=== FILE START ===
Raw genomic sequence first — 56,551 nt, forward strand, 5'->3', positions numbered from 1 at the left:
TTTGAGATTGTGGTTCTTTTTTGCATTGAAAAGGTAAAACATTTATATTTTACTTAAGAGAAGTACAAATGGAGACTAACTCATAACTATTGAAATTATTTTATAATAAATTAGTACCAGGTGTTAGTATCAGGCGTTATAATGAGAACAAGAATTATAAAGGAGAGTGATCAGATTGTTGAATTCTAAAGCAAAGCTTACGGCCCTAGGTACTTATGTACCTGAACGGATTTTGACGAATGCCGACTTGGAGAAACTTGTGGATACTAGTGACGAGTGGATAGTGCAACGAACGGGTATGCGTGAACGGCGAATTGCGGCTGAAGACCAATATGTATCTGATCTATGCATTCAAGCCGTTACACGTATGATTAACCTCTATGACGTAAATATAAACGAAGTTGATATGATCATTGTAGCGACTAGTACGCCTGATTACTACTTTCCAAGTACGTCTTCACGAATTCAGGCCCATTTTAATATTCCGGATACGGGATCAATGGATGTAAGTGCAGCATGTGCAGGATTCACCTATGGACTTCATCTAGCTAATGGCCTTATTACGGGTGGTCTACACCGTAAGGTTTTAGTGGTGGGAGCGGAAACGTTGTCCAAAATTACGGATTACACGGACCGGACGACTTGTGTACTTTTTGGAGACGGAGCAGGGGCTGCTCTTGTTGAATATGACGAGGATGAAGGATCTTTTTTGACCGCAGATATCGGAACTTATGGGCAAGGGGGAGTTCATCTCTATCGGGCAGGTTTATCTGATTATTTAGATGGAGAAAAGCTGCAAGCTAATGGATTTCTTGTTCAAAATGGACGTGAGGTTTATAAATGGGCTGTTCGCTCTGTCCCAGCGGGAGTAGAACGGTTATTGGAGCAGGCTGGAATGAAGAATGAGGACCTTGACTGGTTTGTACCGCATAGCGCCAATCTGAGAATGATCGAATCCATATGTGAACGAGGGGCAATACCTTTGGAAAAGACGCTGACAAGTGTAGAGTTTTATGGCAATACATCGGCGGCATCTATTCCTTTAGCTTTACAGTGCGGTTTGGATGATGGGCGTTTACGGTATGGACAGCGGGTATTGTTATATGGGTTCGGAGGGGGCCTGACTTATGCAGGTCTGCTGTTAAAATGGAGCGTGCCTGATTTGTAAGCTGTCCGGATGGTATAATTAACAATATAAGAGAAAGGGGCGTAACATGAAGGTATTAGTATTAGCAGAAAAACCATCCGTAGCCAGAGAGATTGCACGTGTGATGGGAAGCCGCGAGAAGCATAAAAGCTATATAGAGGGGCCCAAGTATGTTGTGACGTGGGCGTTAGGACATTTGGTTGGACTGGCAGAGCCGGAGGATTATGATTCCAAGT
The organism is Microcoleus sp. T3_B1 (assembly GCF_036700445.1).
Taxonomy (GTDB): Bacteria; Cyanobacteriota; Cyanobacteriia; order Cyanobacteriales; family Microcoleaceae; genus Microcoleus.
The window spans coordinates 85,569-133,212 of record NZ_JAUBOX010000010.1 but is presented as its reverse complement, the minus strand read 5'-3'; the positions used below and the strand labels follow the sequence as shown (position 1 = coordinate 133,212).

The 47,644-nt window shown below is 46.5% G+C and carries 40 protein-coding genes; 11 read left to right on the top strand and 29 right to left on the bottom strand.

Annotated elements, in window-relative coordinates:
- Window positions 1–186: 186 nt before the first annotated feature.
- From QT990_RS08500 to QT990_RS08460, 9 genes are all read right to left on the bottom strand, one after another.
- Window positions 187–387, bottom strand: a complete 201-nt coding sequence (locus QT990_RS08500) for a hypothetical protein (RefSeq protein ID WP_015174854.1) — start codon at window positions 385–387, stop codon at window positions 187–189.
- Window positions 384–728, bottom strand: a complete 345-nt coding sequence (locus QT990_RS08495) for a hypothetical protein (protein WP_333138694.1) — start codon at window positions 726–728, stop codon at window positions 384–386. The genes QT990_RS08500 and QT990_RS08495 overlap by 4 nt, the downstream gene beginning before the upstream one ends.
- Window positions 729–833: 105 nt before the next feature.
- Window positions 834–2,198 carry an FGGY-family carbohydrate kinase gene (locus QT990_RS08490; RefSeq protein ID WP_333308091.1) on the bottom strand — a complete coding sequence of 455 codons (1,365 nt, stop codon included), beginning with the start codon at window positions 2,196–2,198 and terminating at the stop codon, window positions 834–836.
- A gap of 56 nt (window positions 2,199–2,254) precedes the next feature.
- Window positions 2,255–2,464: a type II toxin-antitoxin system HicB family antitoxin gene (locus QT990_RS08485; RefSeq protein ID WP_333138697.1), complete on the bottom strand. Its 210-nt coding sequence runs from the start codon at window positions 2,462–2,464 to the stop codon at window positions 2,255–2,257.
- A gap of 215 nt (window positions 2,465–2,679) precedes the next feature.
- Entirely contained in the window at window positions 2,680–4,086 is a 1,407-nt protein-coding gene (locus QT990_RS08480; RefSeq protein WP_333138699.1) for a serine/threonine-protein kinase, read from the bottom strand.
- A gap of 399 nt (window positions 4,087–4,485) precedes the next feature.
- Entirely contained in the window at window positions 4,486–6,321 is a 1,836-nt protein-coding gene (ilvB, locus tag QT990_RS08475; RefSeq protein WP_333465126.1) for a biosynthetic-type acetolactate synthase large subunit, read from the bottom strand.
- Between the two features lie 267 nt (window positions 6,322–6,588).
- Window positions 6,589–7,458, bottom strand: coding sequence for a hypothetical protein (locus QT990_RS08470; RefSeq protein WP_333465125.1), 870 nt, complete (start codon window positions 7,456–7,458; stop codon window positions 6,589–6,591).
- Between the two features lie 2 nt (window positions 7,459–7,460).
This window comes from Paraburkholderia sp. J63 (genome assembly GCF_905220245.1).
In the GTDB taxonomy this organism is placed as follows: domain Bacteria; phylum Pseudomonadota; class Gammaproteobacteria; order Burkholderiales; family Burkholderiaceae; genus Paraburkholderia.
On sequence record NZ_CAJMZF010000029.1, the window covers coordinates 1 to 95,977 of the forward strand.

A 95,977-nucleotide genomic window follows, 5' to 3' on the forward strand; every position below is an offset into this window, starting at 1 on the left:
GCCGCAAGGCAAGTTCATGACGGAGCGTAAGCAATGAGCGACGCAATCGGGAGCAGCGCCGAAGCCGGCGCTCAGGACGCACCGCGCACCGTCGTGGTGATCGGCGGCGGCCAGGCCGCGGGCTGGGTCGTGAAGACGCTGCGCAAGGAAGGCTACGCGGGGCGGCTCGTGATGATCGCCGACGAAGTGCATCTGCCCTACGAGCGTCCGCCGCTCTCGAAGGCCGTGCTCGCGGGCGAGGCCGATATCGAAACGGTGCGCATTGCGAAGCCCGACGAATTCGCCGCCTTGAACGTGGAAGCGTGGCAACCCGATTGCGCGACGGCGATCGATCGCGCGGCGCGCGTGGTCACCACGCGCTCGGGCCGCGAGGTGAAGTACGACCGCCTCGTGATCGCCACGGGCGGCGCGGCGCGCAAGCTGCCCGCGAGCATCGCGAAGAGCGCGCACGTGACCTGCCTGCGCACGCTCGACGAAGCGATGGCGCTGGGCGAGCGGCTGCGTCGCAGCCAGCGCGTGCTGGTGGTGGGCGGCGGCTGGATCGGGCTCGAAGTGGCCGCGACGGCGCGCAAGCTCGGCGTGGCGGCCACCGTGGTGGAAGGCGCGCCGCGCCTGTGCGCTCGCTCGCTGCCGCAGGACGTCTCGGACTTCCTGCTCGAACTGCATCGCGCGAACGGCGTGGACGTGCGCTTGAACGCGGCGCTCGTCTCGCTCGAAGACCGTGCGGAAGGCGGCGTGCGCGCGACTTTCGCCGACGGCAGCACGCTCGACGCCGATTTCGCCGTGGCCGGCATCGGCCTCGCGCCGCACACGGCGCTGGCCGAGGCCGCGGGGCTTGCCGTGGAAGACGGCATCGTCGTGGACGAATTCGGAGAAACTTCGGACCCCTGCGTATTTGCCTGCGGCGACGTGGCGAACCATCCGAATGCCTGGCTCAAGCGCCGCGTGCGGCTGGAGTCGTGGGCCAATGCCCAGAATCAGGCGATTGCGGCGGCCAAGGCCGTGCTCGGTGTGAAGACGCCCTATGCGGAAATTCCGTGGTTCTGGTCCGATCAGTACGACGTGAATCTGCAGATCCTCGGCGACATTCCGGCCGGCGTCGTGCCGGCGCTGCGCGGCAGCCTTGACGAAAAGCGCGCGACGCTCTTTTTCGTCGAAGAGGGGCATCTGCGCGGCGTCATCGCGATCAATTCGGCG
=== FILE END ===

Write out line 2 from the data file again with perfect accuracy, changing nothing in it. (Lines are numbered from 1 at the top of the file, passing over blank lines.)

TTTGAGATTGTGGTTCTTTTTTGCATTGAAAAGGTAAAACATTTATATTTTACTTAAGAGAAGTACAAATGGAGACTAACTCATAACTATTGAAATTATTTTATAATAAATTAGTACCAGGTGTTAGTATCAGGCGTTATAATGAGAACAAGAATTATAAAGGAGAGTGATCAGATTGTTGAATTCTAAAGCAAAGCTTACGGCCCTAGGTACTTATGTACCTGAACGGATTTTGACGAATGCCGACTTGGAGAAACTTGTGGATACTAGTGACGAGTGGATAGTGCAACGAACGGGTATGCGTGAACGGCGAATTGCGGCTGAAGACCAATATGTATCTGATCTATGCATTCAAGCCGTTACACGTATGATTAACCTCTATGACGTAAATATAAACGAAGTTGATATGATCATTGTAGCGACTAGTACGCCTGATTACTACTTTCCAAGTACGTCTTCACGAATTCAGGCCCATTTTAATATTCCGGATACGGGATCAATGGATGTAAGTGCAGCATGTGCAGGATTCACCTATGGACTTCATCTAGCTAATGGCCTTATTACGGGTGGTCTACACCGTAAGGTTTTAGTGGTGGGAGCGGAAACGTTGTCCAAAATTACGGATTACACGGACCGGACGACTTGTGTACTTTTTGGAGACGGAGCAGGGGCTGCTCTTGTTGAATATGACGAGGATGAAGGATCTTTTTTGACCGCAGATATCGGAACTTATGGGCAAGGGGGAGTTCATCTCTATCGGGCAGGTTTATCTGATTATTTAGATGGAGAAAAGCTGCAAGCTAATGGATTTCTTGTTCAAAATGGACGTGAGGTTTATAAATGGGCTGTTCGCTCTGTCCCAGCGGGAGTAGAACGGTTATTGGAGCAGGCTGGAATGAAGAATGAGGACCTTGACTGGTTTGTACCGCATAGCGCCAATCTGAGAATGATCGAATCCATATGTGAACGAGGGGCAATACCTTTGGAAAAGACGCTGACAAGTGTAGAGTTTTATGGCAATACATCGGCGGCATCTATTCCTTTAGCTTTACAGTGCGGTTTGGATGATGGGCGTTTACGGTATGGACAGCGGGTATTGTTATATGGGTTCGGAGGGGGCCTGACTTATGCAGGTCTGCTGTTAAAATGGAGCGTGCCTGATTTGTAAGCTGTCCGGATGGTATAATTAACAATATAAGAGAAAGGGGCGTAACATGAAGGTATTAGTATTAGCAGAAAAACCATCCGTAGCCAGAGAGATTGCACGTGTGATGGGAAGCCGCGAGAAGCATAAAAGCTATATAGAGGGGCCCAAGTATGTTGTGACGTGGGCGTTAGGACATTTGGTTGGACTGGCAGAGCCGGAGGATTATGATTCCAAGT